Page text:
Construction sector leads charge to Net Zero

17 November 2021

While the COP26 climate summit in Glasgow has not miraculously solved the climate crisis there has been a degree of success with a result on carbon - although one could argue that the agreement has seen the ground rules scaled-down for carbon markets under the Paris Agreement’s Article 6.

The climate talks ended with an agreement on Saturday, after 15 days of negotiations.

Although, a late disagreement over the phrasing on fossil fuels saw pledges on coal somewhat diluted.

Boris Johnson said that COP26 “sounded the death knell for coal power”, but his joy at any progress made at the Glasgow summit was “tinged with disappointment”.

Mr Johnson also later admitted that “Glasgow won’t stop climate change” but maintained the COP26 climate conference can “help us to slow that warming down”.

However, it still remains the first time that plans to reduce coal have been mentioned in such a climate deal – so a big step in the right direction.

And while world leaders held key negotions in the Blue Zone at COP26, it was the activities of those in the event’s Green Zone that offered tangible solutions for how the construction sector can reduce its impact on the environment.

Indeed, all the innovation and the drive to net zero by 2050 is coming from business and of particular note - the construction and construction products and equipment sectors.

COP26: Construction sector highlights 
Earth Friendly Concrete has already been utilised at the HS2 project.
Low carbon materials

Announced at the COP26 event, was that specialist engineering and construction company Keltbray is testing a new type of earth friendly concrete which uses industrial waste byproducts instead of traditional cement, which according to Keltbray, reduces carbon content by an impressive 80%.

Kiro Tamer, Head of Environmental Sustainability at Keltbray, said, “We are carrying out multiple tests on several of our projects and then conducting destructive testing and then collecting that data. Research and development is really is important to quantify that these alternative materials to create concrete that provides the longevity our projects require.”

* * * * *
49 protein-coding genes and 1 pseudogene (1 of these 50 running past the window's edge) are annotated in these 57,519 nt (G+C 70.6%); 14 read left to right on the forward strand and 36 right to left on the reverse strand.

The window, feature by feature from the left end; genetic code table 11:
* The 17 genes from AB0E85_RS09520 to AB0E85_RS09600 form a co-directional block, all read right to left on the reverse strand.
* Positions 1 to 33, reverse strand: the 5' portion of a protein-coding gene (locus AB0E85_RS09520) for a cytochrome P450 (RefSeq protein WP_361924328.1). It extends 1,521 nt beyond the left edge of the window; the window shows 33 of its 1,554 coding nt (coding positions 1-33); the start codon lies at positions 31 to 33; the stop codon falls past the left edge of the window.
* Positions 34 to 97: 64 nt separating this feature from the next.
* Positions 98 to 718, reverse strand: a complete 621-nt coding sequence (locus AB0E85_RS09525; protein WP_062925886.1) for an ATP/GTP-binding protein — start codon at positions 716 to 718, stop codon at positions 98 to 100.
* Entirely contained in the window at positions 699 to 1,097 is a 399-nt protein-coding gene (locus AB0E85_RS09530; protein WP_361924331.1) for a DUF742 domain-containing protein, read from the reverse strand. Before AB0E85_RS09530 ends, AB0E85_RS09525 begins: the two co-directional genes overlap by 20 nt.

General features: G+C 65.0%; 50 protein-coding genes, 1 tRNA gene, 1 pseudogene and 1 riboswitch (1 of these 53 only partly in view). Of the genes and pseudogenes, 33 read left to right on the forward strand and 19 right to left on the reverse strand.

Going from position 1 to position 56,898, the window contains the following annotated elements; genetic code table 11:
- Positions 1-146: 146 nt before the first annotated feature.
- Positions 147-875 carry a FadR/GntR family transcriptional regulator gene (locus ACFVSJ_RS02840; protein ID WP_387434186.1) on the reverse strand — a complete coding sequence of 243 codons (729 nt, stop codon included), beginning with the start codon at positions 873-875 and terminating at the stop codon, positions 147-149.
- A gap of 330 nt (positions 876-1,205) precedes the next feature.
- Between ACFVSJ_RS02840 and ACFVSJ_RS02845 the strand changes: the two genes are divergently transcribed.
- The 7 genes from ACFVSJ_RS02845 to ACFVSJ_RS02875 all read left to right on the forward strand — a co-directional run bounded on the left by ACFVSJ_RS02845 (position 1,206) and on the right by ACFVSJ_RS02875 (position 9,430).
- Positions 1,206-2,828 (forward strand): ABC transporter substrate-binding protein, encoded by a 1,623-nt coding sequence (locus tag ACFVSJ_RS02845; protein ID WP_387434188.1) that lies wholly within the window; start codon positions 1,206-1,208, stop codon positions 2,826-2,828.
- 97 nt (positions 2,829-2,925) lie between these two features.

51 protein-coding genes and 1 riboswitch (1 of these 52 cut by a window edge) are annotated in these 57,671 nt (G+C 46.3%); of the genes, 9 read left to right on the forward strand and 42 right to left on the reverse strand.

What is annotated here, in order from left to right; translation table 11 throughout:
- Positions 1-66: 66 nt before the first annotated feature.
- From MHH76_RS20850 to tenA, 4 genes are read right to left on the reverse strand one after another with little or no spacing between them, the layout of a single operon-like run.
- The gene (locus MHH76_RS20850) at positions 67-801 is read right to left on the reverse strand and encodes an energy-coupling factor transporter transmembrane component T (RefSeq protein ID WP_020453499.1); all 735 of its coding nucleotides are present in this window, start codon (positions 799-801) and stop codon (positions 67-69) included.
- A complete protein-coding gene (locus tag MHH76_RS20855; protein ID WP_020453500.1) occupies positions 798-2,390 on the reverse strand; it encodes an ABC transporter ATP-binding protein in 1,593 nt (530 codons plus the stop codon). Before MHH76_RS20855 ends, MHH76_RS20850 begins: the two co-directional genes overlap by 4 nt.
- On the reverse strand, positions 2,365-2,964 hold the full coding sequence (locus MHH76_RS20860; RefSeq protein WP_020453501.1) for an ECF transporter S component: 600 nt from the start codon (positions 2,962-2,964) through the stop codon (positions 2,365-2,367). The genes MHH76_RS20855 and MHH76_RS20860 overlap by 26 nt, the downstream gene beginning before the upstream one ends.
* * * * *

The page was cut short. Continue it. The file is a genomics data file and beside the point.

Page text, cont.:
Innovative new materials are just one of the ways the industry is changing to become more sustainable.

Energy efficient buildings

The Active Building Centre in Gloucester was created as part of the transforming construction challenge to show how the buildings of the future can be made more energy and labour efficient.

Sam Stacey, Challenge Director, Innovate UK Transforming Construction Challenge, said, “We know that we can take about two thirds of the labour out of producing new buildings, we know that we can create building that use about two-thirds less energy and we can reduce amount of materials used in buildings by 30% - these gains are enormous and that’s exactly what’s happening in Flintshire where the active building centre is supporting the local council to build 20 new homes for rent which are designed to be net carbon zero.”

Similarly, Dr Jo Atkinson, Buildings Project Manager, Active Building Centre, said, “By engaging us so early we have been able to demonstrate that you can achieve net zero before we’ve committed to planning.”

“So when they get their planning the permission it will be on the basis that they are building net zero carbon homes.”

The Green Zone hosted a number of companies who were demonstrating what they were doing to support the construction sector.